So I keep the message from the Jimmy John’s driver, and listen to it every now and then, in the hopes that God is like the Jimmy John’s driver, persistently trying to get ahold of me, reaching through my despair, failure, and anger to push some love into my heart.  And in the hopes that God will help me see that there are actually people out there and in my own family who are my Jimmy John’s driver, who are being all things to me, in spite of the fact that they have a lot of other deliveries to make.

* * * * * * *

I still wonder what would have happened if my daughter had asked for a date with him.
* * * * * * * *
Apparently I haven't been able to write for weeks because I've been waiting to give myself permission to let it all out.  


Jenny Hart Boren said...

When my son moved across the country to go to college in Chicago, he sent me a text message about the server at the Panera he often went to, who noticed his soup was cold and got him a full bowl of nice hot soup. I saved the message until my old phone finally died, and I felt sad that it was gone forever. A later message described his job delivering lunches to businesses downtown, and how when his eyelashes were frozen he got bigger tips. College was hard for this mom!

Karen (formerly kcinnova) said...

I had hoped there would be a happy ending, that your daughter kept ordering until the same delivery guy came back (there's still hope!) and that he'd be the perfect one because he also sang. I'm a sucker for a romance like that.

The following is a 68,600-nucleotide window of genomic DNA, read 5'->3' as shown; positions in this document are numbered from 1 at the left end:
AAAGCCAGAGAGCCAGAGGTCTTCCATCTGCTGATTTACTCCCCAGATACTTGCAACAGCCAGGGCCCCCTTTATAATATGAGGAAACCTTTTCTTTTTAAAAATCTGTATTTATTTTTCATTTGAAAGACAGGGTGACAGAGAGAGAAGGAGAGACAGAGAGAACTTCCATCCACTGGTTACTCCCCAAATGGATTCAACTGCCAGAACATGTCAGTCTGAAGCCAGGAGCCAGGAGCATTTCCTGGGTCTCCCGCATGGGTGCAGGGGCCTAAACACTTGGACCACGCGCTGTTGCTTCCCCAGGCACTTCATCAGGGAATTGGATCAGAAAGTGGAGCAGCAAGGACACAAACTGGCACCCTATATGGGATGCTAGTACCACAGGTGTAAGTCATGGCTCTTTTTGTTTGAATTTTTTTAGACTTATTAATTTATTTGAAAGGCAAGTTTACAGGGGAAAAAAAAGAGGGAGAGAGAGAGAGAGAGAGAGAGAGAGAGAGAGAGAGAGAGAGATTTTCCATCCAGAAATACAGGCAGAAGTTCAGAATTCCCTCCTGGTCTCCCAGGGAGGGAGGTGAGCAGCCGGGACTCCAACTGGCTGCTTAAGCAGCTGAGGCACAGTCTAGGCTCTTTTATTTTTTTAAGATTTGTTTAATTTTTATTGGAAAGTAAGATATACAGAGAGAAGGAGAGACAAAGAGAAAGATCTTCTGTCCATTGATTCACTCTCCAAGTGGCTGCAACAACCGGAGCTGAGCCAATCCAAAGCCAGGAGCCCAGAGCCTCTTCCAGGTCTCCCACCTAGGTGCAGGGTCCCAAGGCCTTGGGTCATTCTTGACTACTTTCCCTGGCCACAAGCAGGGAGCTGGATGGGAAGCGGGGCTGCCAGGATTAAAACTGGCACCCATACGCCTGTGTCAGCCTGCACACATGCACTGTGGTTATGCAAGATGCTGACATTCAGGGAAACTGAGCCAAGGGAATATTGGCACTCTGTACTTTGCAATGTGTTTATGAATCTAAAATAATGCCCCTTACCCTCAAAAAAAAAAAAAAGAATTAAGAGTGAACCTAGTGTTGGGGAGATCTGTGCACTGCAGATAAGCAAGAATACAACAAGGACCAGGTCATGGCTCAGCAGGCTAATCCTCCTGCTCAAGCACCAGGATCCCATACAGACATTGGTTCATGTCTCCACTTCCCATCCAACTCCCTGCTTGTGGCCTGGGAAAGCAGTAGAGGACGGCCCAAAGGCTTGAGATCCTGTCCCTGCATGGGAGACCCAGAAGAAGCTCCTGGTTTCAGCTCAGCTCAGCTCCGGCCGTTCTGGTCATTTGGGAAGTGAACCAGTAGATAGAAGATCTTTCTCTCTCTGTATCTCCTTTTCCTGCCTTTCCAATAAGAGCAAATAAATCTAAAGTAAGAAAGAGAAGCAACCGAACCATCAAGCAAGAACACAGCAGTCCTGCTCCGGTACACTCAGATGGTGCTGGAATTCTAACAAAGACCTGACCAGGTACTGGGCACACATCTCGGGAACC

You are inspiring to me. You keep on keeping on, while I turn away and hide myself in work or family or fantasy of life being normal. Life is definitely NOT normal and we can't count on those in leadership positions to act in appropriate ways. You, Carolyn, are filling the shoes and I'm so sorry they are giving you blisters. Your involvement makes me proud to share a denomination with you. I'm glad you let it all out -- may it be, if not a balm for your hurting heart, a much-needed release of the painful pressure.

I no longer enjoy Mother's Day because 1) my kids are no longer little and they don't give me cards; 2) I know too many hurting women for whom Mother's Day is painful, and I can't delight in something that brings pain to people I care about. All that said and written, I am glad you love your mother and honor her so well. (I fail at the latter and have to remind myself of the former.)